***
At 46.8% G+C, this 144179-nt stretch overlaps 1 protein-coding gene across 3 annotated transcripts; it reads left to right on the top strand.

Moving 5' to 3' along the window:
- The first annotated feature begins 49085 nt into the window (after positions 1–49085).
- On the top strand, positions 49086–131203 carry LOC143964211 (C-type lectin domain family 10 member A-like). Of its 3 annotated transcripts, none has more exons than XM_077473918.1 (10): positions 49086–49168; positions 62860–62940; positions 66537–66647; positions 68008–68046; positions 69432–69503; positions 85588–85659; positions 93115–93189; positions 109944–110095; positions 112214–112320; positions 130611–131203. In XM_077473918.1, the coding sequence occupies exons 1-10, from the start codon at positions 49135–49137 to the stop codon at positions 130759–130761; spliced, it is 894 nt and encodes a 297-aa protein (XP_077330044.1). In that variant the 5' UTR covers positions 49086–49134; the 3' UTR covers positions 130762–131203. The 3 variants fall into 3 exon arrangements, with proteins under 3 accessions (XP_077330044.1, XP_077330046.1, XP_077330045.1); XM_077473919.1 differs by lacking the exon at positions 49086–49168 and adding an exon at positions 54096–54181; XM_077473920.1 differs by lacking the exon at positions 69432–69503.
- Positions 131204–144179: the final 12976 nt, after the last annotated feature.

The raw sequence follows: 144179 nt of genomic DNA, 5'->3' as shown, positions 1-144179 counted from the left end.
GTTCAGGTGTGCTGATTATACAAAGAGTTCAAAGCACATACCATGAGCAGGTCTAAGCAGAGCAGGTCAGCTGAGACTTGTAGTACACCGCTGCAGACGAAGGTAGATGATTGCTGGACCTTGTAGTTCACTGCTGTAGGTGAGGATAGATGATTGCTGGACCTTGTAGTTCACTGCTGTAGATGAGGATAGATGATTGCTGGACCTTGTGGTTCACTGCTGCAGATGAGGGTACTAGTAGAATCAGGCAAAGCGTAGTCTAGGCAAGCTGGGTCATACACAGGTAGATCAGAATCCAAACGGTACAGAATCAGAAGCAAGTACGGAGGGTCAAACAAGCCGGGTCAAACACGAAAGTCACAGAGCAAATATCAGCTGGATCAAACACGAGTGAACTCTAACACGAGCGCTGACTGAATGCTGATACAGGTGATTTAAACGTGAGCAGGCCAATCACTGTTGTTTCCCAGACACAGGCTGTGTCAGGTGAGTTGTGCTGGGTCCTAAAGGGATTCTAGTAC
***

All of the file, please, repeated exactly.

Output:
At 46.8% G+C, this 144179-nt stretch overlaps 1 protein-coding gene across 3 annotated transcripts; it reads left to right on the top strand.

Moving 5' to 3' along the window:
- The first annotated feature begins 49085 nt into the window (after positions 1–49085).
- On the top strand, positions 49086–131203 carry LOC143964211 (C-type lectin domain family 10 member A-like). Of its 3 annotated transcripts, none has more exons than XM_077473918.1 (10): positions 49086–49168; positions 62860–62940; positions 66537–66647; positions 68008–68046; positions 69432–69503; positions 85588–85659; positions 93115–93189; positions 109944–110095; positions 112214–112320; positions 130611–131203. In XM_077473918.1, the coding sequence occupies exons 1-10, from the start codon at positions 49135–49137 to the stop codon at positions 130759–130761; spliced, it is 894 nt and encodes a 297-aa protein (XP_077330044.1). In that variant the 5' UTR covers positions 49086–49134; the 3' UTR covers positions 130762–131203. The 3 variants fall into 3 exon arrangements, with proteins under 3 accessions (XP_077330044.1, XP_077330046.1, XP_077330045.1); XM_077473919.1 differs by lacking the exon at positions 49086–49168 and adding an exon at positions 54096–54181; XM_077473920.1 differs by lacking the exon at positions 69432–69503.
- Positions 131204–144179: the final 12976 nt, after the last annotated feature.

The raw sequence follows: 144179 nt of genomic DNA, 5'->3' as shown, positions 1-144179 counted from the left end.
GTTCAGGTGTGCTGATTATACAAAGAGTTCAAAGCACATACCATGAGCAGGTCTAAGCAGAGCAGGTCAGCTGAGACTTGTAGTACACCGCTGCAGACGAAGGTAGATGATTGCTGGACCTTGTAGTTCACTGCTGTAGGTGAGGATAGATGATTGCTGGACCTTGTAGTTCACTGCTGTAGATGAGGATAGATGATTGCTGGACCTTGTGGTTCACTGCTGCAGATGAGGGTACTAGTAGAATCAGGCAAAGCGTAGTCTAGGCAAGCTGGGTCATACACAGGTAGATCAGAATCCAAACGGTACAGAATCAGAAGCAAGTACGGAGGGTCAAACAAGCCGGGTCAAACACGAAAGTCACAGAGCAAATATCAGCTGGATCAAACACGAGTGAACTCTAACACGAGCGCTGACTGAATGCTGATACAGGTGATTTAAACGTGAGCAGGCCAATCACTGTTGTTTCCCAGACACAGGCTGTGTCAGGTGAGTTGTGCTGGGTCCTAAAGGGATTCTAGTAC